On the views of some tax payers on the right, who think the government is just an extractive institution. The problem is that the individual relationship with the state is a symbiotic relationship. It then becomes part of the environment so much that it is forgotten that it is even there. It starts from a state of nature, but in a large industrial society, there needs to be coordination of public goods. These are the things that everyone needs but few are willing to pay the upfront costs. It’s why transport was limited in the first 100 years of the country. The state helps coordinate transportation – somebody ought to help trade the interior, it was said. There was no private company willing to dig a big ditch. So the Governor of New York said, let’s do this. The same was with the railroads and helping utilities lay right-of-ways. So that’s fine. We have public goods. But how do you trade? You need to facilitate trade in some way. In a small community, you have your word and reputation. In a larger environment, you need something else. Somebody ought to arbitrate contracts and set the rules for the market place. So you have a government step in. Now you have travel and commerce taken care of. How do you protect your property that you gained through that trade? Somebody ought to help out and protect private property. It’s too expensive to hire one guy for your own property. Maybe you get together with some other local property to hire a guy to patrol everyone’s property. But who sets the limits on what that guy can do? You need a code of rules and regulations to say what he can or cannot do. But why does that property need protection? Because for whatever reason there are people who covet what you own, much of these are losers on the transportation or the trade that was set up. What if instead of protecting your property, you made it so that you could help these people so that you did not be afraid for your property. What if you could do this at a lesser cost than it takes to protect your property and punish the trespassers? Congratulations, you just built a functioning state. Now the real questions are about priorities and allocations of the funds you gained because the state set up the conditions for your prosperity. It is not that the state is being extractive, but about how much you are willing to share with the society that is only possible because of state coordination. Cross Posted from http://econautodidactic.blogspot.com/2015/02/somebody-ought-to.html
1 reply
Sorry, only at UMKC. Go Roos!
Toggle Commented Nov 26, 2014 on 'Keynes Is Slowly Winning' at Economist's View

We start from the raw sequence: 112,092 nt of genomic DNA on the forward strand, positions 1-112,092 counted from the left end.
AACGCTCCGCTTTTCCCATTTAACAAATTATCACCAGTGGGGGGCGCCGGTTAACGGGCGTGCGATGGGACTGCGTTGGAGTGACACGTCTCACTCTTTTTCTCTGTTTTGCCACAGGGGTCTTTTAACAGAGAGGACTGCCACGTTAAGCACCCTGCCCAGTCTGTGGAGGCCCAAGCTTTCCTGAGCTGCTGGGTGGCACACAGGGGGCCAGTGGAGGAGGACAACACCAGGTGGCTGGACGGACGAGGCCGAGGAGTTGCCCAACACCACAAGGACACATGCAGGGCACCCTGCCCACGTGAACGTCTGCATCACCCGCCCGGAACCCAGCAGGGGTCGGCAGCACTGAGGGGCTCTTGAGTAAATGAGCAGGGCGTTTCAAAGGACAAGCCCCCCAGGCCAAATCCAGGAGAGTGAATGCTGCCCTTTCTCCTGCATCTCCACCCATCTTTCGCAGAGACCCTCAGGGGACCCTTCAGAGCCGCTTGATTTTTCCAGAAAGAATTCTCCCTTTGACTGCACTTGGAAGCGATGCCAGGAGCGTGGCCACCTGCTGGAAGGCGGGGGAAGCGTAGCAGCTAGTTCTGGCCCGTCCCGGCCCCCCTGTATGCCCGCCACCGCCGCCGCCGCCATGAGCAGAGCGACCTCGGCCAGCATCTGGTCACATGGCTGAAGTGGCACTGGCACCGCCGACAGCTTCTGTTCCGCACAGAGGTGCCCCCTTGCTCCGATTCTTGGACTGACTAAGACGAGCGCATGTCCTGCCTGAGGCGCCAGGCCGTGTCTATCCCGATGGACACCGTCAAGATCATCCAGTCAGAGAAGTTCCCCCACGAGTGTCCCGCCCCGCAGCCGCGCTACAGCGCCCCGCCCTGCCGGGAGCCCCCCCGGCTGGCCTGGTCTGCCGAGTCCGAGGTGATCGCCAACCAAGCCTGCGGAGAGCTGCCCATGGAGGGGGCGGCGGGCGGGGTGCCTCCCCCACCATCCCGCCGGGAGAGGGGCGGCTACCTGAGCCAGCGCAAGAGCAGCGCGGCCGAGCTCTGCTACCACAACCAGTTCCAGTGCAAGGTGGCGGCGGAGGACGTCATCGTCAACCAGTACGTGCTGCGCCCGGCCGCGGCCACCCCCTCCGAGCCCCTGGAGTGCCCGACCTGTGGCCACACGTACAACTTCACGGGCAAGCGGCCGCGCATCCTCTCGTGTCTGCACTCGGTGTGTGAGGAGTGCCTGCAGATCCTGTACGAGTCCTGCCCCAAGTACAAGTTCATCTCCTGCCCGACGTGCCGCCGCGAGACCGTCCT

1 reply
There was a nontrad student in my into economics class who didn't believe about the surveys because his own household had never been called about the employment status of the members. I remember this because it came up at least three times, and he was incredulous, convinced the numbers were made up. So there may be something here, where there is a lack of knowledge of the methodology, making the whole thing seem a little fake.
1 reply
Whelp. I guess Grover's right. We need to cut taxes.
1 reply
I don't know about anyone else, but for economics, the JEP is great. I for one can't wait to read the symposia on manufacturing and agriculture in my newly arrived issue.
1 reply
I did not know that. Thank you.
1 reply
The question is who sat down and read the whole of WoN? I'll admit I abandoned it somewhere in book II with intentions to pick it back up. I do like going to the index an pointing out that there's only one reference in my version to the "Invisible hand" though.
1 reply
Does Niall count as an economist because he talks about the economy?
1 reply
^ What RJS Said. Did you account for that? It should have been worded with the caveat for statistics: eg beyond sampling error. Or something.
1 reply
Sad Face. :(
1 reply
Two thoughts: Do people who make arguments like "[W]orkers in safe jobs, all other things being equal, will make less than workers in dangerous ones" have a work history of dangerous jobs? Also, I may have missed it, but wouldn't increased worker's comp be part of the wage package, and effectively lower the take home of the workers. Shouldn't dangerous jobs pay less then?
1 reply
With regards to Stiglitz's book, I finished it this week and was surprised to find no reference to the "Spirit Level", which kept popping up in my mind as I read it -- the book was calling out for reference, but missed for some reason. But if you really ask me, the need for synthesis lies between "The Price of Inequality" and Robert Putnam's "Bowling Alone" there's a huge social-science lever that's waiting to be pushed.
Toggle Commented Jun 24, 2012 on How Much Inequality? at Economist's View
1 reply
Thanks, Professor, you're awesome. I don't care what anyone else says.
Toggle Commented May 26, 2012 on On Moving to Forbes, or Not at Economist's View
1 reply